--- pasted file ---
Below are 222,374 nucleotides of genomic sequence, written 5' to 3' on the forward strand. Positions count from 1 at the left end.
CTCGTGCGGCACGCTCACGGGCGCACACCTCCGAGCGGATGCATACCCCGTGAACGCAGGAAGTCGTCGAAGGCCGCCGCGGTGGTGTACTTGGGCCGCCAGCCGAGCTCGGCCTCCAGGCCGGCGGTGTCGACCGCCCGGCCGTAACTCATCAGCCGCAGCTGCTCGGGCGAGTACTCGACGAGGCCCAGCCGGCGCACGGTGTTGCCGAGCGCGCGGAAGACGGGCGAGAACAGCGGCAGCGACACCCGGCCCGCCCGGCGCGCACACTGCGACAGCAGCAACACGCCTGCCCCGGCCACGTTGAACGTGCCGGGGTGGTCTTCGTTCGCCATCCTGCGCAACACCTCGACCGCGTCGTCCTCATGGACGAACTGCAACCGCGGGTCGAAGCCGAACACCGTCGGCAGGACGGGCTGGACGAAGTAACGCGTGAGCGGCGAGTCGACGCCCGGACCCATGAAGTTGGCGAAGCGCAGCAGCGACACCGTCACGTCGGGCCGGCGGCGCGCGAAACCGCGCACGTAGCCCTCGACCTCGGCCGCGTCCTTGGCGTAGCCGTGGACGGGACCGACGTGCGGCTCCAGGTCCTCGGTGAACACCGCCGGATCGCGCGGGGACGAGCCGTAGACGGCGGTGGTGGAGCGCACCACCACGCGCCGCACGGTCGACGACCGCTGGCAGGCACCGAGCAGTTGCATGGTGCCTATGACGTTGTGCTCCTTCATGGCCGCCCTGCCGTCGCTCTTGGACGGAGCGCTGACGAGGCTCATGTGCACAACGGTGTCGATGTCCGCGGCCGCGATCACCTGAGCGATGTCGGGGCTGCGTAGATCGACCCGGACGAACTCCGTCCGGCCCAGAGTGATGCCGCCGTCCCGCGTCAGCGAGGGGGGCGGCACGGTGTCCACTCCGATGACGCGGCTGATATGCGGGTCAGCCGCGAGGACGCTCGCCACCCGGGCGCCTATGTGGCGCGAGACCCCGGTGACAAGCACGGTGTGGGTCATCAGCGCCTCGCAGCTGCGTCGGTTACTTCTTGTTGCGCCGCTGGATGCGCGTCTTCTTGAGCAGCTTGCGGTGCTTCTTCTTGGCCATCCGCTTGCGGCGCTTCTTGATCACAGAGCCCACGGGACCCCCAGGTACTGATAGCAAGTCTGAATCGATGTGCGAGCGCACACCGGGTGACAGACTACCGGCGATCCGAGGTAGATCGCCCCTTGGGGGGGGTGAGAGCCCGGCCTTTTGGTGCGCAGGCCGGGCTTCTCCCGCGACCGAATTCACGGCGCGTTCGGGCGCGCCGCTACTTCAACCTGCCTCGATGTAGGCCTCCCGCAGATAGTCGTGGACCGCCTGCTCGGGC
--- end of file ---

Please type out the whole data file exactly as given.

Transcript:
Below are 222,374 nucleotides of genomic sequence, written 5' to 3' on the forward strand. Positions count from 1 at the left end.
CTCGTGCGGCACGCTCACGGGCGCACACCTCCGAGCGGATGCATACCCCGTGAACGCAGGAAGTCGTCGAAGGCCGCCGCGGTGGTGTACTTGGGCCGCCAGCCGAGCTCGGCCTCCAGGCCGGCGGTGTCGACCGCCCGGCCGTAACTCATCAGCCGCAGCTGCTCGGGCGAGTACTCGACGAGGCCCAGCCGGCGCACGGTGTTGCCGAGCGCGCGGAAGACGGGCGAGAACAGCGGCAGCGACACCCGGCCCGCCCGGCGCGCACACTGCGACAGCAGCAACACGCCTGCCCCGGCCACGTTGAACGTGCCGGGGTGGTCTTCGTTCGCCATCCTGCGCAACACCTCGACCGCGTCGTCCTCATGGACGAACTGCAACCGCGGGTCGAAGCCGAACACCGTCGGCAGGACGGGCTGGACGAAGTAACGCGTGAGCGGCGAGTCGACGCCCGGACCCATGAAGTTGGCGAAGCGCAGCAGCGACACCGTCACGTCGGGCCGGCGGCGCGCGAAACCGCGCACGTAGCCCTCGACCTCGGCCGCGTCCTTGGCGTAGCCGTGGACGGGACCGACGTGCGGCTCCAGGTCCTCGGTGAACACCGCCGGATCGCGCGGGGACGAGCCGTAGACGGCGGTGGTGGAGCGCACCACCACGCGCCGCACGGTCGACGACCGCTGGCAGGCACCGAGCAGTTGCATGGTGCCTATGACGTTGTGCTCCTTCATGGCCGCCCTGCCGTCGCTCTTGGACGGAGCGCTGACGAGGCTCATGTGCACAACGGTGTCGATGTCCGCGGCCGCGATCACCTGAGCGATGTCGGGGCTGCGTAGATCGACCCGGACGAACTCCGTCCGGCCCAGAGTGATGCCGCCGTCCCGCGTCAGCGAGGGGGGCGGCACGGTGTCCACTCCGATGACGCGGCTGATATGCGGGTCAGCCGCGAGGACGCTCGCCACCCGGGCGCCTATGTGGCGCGAGACCCCGGTGACAAGCACGGTGTGGGTCATCAGCGCCTCGCAGCTGCGTCGGTTACTTCTTGTTGCGCCGCTGGATGCGCGTCTTCTTGAGCAGCTTGCGGTGCTTCTTCTTGGCCATCCGCTTGCGGCGCTTCTTGATCACAGAGCCCACGGGACCCCCAGGTACTGATAGCAAGTCTGAATCGATGTGCGAGCGCACACCGGGTGACAGACTACCGGCGATCCGAGGTAGATCGCCCCTTGGGGGGGGTGAGAGCCCGGCCTTTTGGTGCGCAGGCCGGGCTTCTCCCGCGACCGAATTCACGGCGCGTTCGGGCGCGCCGCTACTTCAACCTGCCTCGATGTAGGCCTCCCGCAGATAGTCGTGGACCGCCTGCTCGGGC